The Falcons had a miserable season in which they lost five in a row and cost themselves a couple of victories because of coaching blunders. They still had a chance to claim the miserable NFC South, but were demolished by Carolina in the finale. Arthur Blank consequently fired Mike Smith and demoted Thomas Dimitroff. Atlanta needs to build back up before the Matt Ryan window closes.

Offseason Moves:
  • Falcons announce retirement of G Justin Blalock
  • Falcons cut OT Sam Baker
  • Falcons sign OT Tyler Polumbus
  • Bears sign TE Bear Pascoe
  • Colts sign S Dwight Lowery
  • Lions sign CB Josh Wilson
  • Bears sign RB Jacquizz Rodgers
  • Falcons sign TE Tony Moeaki
  • Falcons sign TE Jacob Tamme
  • Falcons re-sign DE Kroy Biermann
  • Patriots sign CB Robert McClain
  • Falcons sign DE/OLB O’Brien Schofield
  • Falcons sign DE Adrian Clayborn
  • Falcons sign CB Phillip Adams
  • Falcons sign WR Leonard Hankerson
  • Falcons sign DE/OLB Brooks Reed
  • Falcons sign OLB Justin Durant
  • Falcons re-sign RB Antone Smith
  • Falcons sign G Mike Person
  • Titans sign WR Harry Douglas
  • Cardinals sign DT Corey Peters
  • Falcons re-sign QB T.J. Yates
  • Cardinals sign OLB Sean Weatherspoon
  • Falcons re-sign WR Eric Weems
  • Falcons re-sign S Charles Godfrey
  • Falcons cut WR Harry Douglas
  • Falcons cut G Justin Blalock
  • Falcons cut RB Steven Jackson
  • Falcons re-sign K Matt Bryant

    Team Needs:
    1. Edge Rusher: The Falcons have had glaring defensive issues for a while now, and it all stems from not having a consistent pass-rusher. They just missed out on Khalil Mack last spring, but they can get an edge rusher in the upcoming draft. Re-signed Kroy Biermann; signed Adrian Clayborn and O’Brien Schofield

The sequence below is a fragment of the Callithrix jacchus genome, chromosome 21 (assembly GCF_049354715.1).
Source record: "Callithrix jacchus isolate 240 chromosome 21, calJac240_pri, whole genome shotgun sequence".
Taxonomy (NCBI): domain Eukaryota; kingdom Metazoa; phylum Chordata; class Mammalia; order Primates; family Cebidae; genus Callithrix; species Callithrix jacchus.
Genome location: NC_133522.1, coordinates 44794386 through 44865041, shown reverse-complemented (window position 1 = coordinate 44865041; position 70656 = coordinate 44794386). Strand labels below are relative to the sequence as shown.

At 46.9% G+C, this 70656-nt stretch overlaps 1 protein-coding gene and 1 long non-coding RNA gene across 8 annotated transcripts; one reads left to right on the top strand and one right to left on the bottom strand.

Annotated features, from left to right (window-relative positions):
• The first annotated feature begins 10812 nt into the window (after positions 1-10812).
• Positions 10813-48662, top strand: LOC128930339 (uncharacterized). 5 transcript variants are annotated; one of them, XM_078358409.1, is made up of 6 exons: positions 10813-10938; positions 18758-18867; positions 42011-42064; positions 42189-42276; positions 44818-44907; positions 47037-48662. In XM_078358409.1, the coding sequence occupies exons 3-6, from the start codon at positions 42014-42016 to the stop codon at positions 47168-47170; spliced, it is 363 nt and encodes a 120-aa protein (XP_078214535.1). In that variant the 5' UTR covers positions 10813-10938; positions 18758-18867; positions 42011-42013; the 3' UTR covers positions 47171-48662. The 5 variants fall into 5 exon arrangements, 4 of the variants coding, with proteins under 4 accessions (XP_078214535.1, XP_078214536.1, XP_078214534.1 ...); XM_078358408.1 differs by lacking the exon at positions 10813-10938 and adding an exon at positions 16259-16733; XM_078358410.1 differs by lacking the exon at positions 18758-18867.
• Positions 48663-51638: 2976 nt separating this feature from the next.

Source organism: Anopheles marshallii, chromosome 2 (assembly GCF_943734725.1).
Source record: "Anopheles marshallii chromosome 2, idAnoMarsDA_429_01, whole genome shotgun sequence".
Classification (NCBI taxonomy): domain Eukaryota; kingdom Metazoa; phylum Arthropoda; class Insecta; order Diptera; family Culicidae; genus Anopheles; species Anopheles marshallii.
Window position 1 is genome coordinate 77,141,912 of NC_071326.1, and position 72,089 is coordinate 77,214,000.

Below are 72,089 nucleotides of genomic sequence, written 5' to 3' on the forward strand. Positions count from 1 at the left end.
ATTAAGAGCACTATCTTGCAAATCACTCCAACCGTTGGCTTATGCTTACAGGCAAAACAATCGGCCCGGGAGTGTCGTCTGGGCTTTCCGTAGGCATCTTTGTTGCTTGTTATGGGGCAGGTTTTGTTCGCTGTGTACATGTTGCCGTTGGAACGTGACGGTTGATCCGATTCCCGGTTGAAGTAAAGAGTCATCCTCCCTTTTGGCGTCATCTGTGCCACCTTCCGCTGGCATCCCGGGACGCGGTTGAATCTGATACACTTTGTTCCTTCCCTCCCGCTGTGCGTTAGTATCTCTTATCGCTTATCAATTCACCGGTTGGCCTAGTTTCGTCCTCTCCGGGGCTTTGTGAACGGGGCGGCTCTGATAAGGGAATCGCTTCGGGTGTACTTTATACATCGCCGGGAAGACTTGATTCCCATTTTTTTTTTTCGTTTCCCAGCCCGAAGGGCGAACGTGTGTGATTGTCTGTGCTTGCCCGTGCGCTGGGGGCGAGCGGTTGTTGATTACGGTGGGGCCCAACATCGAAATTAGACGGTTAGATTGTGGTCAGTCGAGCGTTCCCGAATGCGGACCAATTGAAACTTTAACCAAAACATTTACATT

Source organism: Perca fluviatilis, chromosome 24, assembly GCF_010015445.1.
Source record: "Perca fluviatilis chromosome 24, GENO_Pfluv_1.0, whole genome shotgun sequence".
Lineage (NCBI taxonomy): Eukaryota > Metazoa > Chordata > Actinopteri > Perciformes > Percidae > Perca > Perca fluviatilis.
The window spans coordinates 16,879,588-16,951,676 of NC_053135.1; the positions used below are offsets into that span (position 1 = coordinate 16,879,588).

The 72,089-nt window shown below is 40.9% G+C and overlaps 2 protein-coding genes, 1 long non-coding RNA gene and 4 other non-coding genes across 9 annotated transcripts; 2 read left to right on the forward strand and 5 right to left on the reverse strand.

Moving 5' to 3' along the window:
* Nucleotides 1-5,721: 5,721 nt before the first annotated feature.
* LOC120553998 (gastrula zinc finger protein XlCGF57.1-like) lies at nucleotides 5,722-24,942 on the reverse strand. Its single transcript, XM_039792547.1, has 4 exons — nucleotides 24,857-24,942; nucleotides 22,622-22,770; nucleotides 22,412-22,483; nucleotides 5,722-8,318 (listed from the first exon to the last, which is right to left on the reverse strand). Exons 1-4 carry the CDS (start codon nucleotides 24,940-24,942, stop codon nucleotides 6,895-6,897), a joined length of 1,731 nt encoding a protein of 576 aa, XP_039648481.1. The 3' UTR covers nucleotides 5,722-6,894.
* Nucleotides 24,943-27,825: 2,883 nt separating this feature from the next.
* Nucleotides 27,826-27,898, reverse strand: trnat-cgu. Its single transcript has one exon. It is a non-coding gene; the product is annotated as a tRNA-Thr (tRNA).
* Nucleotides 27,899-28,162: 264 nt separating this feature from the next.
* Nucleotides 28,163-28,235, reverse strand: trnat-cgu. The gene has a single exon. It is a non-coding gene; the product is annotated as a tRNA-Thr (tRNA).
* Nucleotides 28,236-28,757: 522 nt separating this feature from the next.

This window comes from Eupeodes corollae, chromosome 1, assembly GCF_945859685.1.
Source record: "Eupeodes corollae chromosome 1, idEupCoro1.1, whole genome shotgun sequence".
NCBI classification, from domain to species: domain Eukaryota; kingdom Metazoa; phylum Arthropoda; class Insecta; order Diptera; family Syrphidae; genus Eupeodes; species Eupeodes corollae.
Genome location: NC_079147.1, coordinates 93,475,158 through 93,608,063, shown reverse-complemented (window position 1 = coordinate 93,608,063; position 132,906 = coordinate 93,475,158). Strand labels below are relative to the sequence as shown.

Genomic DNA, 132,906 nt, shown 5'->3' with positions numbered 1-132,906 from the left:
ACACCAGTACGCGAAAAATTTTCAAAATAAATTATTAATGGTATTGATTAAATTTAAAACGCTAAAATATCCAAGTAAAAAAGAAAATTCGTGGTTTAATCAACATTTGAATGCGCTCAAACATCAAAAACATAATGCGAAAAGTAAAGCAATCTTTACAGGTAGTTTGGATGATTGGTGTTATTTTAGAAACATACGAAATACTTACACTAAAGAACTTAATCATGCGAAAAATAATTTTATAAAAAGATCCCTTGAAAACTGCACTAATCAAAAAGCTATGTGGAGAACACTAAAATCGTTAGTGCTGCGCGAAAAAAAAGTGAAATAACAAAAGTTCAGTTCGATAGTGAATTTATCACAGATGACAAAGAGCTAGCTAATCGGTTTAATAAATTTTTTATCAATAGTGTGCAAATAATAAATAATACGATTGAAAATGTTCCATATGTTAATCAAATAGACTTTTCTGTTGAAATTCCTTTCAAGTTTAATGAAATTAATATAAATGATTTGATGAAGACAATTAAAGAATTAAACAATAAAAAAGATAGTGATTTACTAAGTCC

2. Two Linebackers: Sean Weatherspoon, an impending free agent, has an extensive injury history. Even if he’s brought back, Atlanta will have to acquire a new inside linebacker; potentially on the second day of the draft. Paul Worrilow struggled mightily last year. Signed Brooks Reed and Justin Durant

    3. Two Safeties: The glaring need the Falcons have in their secondary is at the safety position. Dwight Lowery is a free agent, so if he’s not retained, a safety is needed next to William Moore. Another is needed for depth.

    4. Guard: The Falcons cut Justin Blalock because he wasn’t a good fit for their new blocking scheme. They’ll have to replace him.

    5. Tight End: Matt Ryan missed having Tony Gonzalez as a reliable intermediate target. Atlanta could try to obtain a new tight end on the second day of the draft. Signed Jacob Tamme and Tony Moeaki

    6. Running Back: Devonta Freeman and Antone Smith are nice change-of-pace backs, but the Falcons lack a true starting running back. Re-signed Antone Smith

    7. Wide Receiver Depth: Another receiver should be added with Harry Douglas no longer on the team. Signed Leonard Hankerson

    8. Offensive Line Depth: Atlanta should find some depth up front just in case injuries strike again. Signed Tyler Polumbus

    9. Cornerback Depth: Both Robert McClain and Josh Wilson are impending free agents, so the team will need some new corners. Signed Phillip Adams

    10. Backup Center: Atlanta has to find a reliable backup center. Joe Hawley isn’t a bad player, but he has missed 22 games in the past three seasons. Some weren’t due to injury, but he was hurt most of 2014.

    11. Kicker: Matt Bryant is 40, but he’s still getting the job done. He’s a free agent, so the Falcons will need to re-sign him. Re-signed Matt Bryant

      Follow me @walterfootball for updates.

    2015 NFL Free Agent Signings:
    1. Justin Durant, OLB, Cowboys. Age: 29.
      Signed with Falcons

      Justin Durant had been playing well for the Cowboys as an every-down strongside linebacker before tearing his bicep in late October.

    2. Brooks Reed, DE/OLB/ILB, Texans. Age: 28.
      Signed with Falcons (5 years, $22 million)

      Brooks Reed never became a consistent pass-rusher – he has 7.5 sacks over the past three seasons – but he can play the run well and is capable of lining up anywhere in a 3-4 linebacking corps.

    3. Adrian Clayborn, DE, Buccaneers. Age: 27.
      Signed with Falcons (1 year, $4.5 million)

      Adrian Clayborn registered six sacks in 2013, but missed all but one game this season with a torn bicep.